The Laramie Project, a production at SF State by the theater department, was supposed to open on Thursday, Oct. 12. However, like the rest of campus due to the fires, the play was shut down and opened the following week instead.
The cast, consisting of around 60 people, had been working on the play since August. When the play resumed on Oct. 19, the cast lost a weekend of production.
Gary Hughes, a theater major acting as Matt Mickelson and others, was disappointed at first when the show was canceled because of how much it meant to him.
“We’ve put in so much work to make sure that this story is told correctly so that everyone could take something from it,” he said. “But once you think about all of those families that have lost their homes or loved ones to the fire, you start to get some perspective”
The show, based on a true story, was about the trial and aftermath of the death of a 21-year-old man named Matthew Shepard in Laramie, Wyoming, who was killed in a hate crime over his sexuality.
Although his death was 10 years ago, according to the show, events like these are still happening today.
One attendee, Isabel Hansen, came to see a friend, Hilary Buffum in the play on the October 22nd, but originally planned to see her the previous weekend.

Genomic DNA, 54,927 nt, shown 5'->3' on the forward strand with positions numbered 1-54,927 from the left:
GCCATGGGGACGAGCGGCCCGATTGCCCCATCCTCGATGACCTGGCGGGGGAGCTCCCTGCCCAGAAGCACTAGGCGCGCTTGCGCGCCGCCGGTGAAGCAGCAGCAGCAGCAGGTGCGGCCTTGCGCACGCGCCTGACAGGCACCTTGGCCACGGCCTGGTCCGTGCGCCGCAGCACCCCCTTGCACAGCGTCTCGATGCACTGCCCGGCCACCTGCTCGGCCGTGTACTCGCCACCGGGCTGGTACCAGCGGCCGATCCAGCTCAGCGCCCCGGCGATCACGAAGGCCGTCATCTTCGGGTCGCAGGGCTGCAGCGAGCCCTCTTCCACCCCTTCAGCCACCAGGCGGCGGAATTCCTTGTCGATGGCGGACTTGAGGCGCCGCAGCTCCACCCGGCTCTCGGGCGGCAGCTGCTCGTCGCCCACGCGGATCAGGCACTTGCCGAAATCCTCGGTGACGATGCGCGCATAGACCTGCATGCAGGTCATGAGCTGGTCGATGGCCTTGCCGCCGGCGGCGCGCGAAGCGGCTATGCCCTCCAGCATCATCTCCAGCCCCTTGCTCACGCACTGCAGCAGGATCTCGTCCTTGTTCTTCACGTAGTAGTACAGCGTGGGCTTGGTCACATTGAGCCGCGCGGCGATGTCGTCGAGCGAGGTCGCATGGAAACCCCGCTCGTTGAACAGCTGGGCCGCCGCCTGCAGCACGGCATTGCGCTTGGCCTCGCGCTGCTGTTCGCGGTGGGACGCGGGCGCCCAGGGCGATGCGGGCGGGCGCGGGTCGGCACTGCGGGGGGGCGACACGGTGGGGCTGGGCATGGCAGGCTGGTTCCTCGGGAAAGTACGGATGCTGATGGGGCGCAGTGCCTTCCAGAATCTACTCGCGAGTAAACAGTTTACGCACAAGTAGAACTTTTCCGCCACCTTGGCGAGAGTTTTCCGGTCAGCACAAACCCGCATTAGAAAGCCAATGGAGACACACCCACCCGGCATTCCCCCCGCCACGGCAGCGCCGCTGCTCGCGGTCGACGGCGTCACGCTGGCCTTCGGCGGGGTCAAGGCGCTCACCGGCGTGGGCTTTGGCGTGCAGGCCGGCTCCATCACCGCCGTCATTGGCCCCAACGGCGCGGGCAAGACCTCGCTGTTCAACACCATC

“It was shut down due to air quality. It was no fault to them so I wanted to support my friend in the show, ” she explains.“I hadn’t bought tickets yet and I really thought the story was something we needed to hear.”
Kyle Williams, a theater major acting as Aaron Mckinney, was proud of the production and the crew for how the show turned out.
“Having the first weekend of our run canceled was a huge bummer, but I feel like we definitely made the best of what we had for our run,” he said. “The audiences were amazing every night.”
As the team warmed up together for the last time of the production, some of the actors began to tear up while they spoke of the camaraderie created within the cast.
Vanessa Hill, stage manager for the show, lead the cast through it all. As they all held hands in the warm up circle, the cast shouted for her to join the group.
“They were all such naturals when they came into audition; I truly did enjoy [being stage manager],” she said. “The whole ride was an amazing experience.”
With just a few seats empty in each show, the production in the Little Theater in the Creative Arts building almost sold out.
Maya Nazzal, a theater major acting as Jeffrey Lockwood and others, was happy to be a part of a production that was something she believed so strongly in.
“At the end of the day, I’m just grateful we were still able to put the show on no matter how many shows we got,” she said. “[The moment the cast reconnected] definitely sparked my soul with joy and I was excited to continue on the process and put our production out there.”